A few months ago, we proposed a new item type--progressive case studies--to the community and asked for your feedback. We created a video describing this new item type and asked you for feedback via a brief survey, and the results are in!
As a reminder, progressive case study is a variation of the case study item type in which the case builds progressively. More resources are introduced to candidates as they answer questions. The progressive case study scenarios will include information in a format that reflects how candidates might receive it on the job. For example, the case may include emails, graphics, exhibits, and documents that candidates need to review and synthesize in order to answer questions.
So, what did you think? Highlights include:
Several respondents also expressed some concerns that:
Given the generally positive feedback on this item type, we expect to pilot test it sometime in 2014. Thanks to everyone who provided their feedback!
The one thing that I have to say about this (and I included it earlier in the survey) is that the more info that you put into an exam question, the more important it is that people review the question for clarity, especially clarity of language. I have taken many beta exams over the years and have seen more than my fair share of poorly worded or unclear/imprecise questions. I've even seen a few such questions on live exams, and I always make it a point to comment on them when they are encountered.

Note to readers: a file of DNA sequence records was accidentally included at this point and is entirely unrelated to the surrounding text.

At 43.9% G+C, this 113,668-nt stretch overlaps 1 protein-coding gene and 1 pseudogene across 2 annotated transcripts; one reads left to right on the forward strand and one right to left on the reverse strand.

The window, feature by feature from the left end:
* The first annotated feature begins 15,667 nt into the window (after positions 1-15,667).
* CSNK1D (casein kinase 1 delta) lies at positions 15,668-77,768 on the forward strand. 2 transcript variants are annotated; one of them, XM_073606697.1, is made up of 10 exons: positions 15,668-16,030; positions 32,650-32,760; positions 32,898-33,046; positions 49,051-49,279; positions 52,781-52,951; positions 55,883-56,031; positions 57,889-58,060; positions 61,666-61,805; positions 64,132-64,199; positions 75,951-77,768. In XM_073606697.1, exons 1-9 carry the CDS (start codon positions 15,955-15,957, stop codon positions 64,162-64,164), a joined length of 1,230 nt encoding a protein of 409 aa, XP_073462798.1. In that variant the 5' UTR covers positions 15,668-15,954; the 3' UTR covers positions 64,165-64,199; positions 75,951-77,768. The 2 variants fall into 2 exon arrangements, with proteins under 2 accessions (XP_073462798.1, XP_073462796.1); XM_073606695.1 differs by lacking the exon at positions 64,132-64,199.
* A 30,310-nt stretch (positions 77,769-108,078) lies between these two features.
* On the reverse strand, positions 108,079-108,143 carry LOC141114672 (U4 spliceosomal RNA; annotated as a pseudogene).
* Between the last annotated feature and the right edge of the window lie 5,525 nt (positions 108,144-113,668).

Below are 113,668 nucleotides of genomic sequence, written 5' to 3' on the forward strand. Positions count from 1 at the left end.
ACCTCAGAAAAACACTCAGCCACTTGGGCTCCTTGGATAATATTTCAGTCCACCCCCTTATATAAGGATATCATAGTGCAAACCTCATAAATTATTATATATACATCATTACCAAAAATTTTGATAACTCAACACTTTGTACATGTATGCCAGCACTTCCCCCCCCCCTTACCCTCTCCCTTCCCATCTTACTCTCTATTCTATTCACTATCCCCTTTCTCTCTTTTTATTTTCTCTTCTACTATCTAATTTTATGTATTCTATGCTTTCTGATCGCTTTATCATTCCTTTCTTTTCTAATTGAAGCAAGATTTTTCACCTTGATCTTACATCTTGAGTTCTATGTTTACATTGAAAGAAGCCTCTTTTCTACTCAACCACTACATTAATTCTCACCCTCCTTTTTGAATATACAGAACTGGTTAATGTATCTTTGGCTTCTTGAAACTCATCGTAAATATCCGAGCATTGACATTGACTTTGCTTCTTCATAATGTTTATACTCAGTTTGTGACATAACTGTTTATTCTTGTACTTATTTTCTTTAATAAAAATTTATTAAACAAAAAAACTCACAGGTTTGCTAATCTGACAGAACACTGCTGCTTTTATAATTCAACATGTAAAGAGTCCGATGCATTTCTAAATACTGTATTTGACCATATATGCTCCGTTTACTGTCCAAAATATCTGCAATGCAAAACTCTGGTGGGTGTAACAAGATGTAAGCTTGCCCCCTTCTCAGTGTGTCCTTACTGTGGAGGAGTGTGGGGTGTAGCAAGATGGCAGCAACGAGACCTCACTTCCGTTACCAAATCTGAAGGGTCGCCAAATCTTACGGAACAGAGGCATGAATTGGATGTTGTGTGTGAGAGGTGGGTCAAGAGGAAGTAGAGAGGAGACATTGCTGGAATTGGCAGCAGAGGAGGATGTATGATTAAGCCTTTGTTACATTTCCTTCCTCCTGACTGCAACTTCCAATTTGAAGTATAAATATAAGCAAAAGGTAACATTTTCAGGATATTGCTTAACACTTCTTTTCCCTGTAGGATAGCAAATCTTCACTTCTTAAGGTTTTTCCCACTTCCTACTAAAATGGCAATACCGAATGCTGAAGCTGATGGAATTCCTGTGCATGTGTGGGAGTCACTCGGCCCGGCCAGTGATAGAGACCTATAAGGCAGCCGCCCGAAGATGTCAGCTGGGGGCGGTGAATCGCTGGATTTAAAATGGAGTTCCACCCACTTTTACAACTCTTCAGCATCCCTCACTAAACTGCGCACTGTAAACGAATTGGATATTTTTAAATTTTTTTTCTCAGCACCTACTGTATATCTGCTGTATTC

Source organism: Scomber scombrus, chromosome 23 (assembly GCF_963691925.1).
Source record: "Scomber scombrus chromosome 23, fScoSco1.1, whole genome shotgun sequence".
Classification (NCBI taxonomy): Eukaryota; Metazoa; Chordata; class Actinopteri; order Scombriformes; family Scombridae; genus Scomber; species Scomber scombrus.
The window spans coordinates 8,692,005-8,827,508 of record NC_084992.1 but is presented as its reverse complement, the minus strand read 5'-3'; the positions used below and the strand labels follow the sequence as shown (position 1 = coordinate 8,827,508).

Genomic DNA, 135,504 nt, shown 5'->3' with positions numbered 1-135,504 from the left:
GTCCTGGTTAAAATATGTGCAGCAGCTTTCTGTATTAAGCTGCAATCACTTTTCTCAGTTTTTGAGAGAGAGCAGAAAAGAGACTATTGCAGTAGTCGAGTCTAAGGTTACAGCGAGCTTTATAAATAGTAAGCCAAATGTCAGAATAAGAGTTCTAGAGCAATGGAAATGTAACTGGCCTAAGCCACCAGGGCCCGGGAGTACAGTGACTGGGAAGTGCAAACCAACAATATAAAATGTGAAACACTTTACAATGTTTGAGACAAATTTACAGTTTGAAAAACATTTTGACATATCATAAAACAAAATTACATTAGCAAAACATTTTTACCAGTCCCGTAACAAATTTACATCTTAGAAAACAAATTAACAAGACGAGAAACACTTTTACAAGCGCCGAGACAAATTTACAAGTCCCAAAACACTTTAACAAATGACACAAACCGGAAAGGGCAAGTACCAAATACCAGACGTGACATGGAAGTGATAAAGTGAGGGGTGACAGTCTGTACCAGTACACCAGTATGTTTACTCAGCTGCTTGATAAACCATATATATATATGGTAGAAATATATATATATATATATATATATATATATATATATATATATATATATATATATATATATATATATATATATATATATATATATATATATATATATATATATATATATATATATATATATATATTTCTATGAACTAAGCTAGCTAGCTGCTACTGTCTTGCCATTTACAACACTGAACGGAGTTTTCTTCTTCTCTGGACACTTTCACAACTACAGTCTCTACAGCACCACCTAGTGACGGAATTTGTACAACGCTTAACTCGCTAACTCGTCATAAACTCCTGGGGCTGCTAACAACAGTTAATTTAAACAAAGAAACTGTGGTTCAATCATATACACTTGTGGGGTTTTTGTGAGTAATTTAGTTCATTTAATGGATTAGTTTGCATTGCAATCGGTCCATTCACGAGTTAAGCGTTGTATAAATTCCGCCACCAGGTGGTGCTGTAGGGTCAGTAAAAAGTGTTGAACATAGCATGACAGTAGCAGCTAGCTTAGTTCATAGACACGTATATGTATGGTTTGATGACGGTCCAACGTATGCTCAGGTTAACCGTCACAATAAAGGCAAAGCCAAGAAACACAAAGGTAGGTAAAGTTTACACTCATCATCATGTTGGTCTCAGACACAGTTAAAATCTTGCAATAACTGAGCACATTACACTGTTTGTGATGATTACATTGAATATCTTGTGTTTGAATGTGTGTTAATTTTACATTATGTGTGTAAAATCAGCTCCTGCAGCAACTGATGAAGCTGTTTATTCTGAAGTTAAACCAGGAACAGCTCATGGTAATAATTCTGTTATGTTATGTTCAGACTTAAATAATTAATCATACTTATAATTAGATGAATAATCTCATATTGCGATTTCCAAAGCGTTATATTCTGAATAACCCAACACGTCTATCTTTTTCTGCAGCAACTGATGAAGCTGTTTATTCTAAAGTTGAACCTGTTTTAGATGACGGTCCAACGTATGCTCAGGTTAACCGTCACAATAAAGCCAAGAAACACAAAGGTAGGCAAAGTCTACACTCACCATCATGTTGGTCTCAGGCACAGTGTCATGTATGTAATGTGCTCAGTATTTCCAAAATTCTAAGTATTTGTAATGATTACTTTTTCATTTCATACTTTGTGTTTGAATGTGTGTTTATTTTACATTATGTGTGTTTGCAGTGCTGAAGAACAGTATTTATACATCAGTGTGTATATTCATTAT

I have often felt that during the process of writing exam questions that many of the question authors have read, re-read, and discussed the question so often that the intent may be crystal clear to the community of authors, but unclear to someone who is reading the question for only the first or second time. I have noticed this problem particularly with Microsoft exams, and not so much with exams that I have taken from CompTIA or VMware. I think that you would be well-served by having another wave of review, before beta, that focuses purely on the clarity\comprehensability of the questions.
I think the telling number is 47 %. Less then half the People found it effective.
And as long as clarity of writing is an issue in each and every exam I take, this is a bad idea.
Do you know how the current exams are scored? If you miss a question in the case study, do you lose points for that question or the entire case study?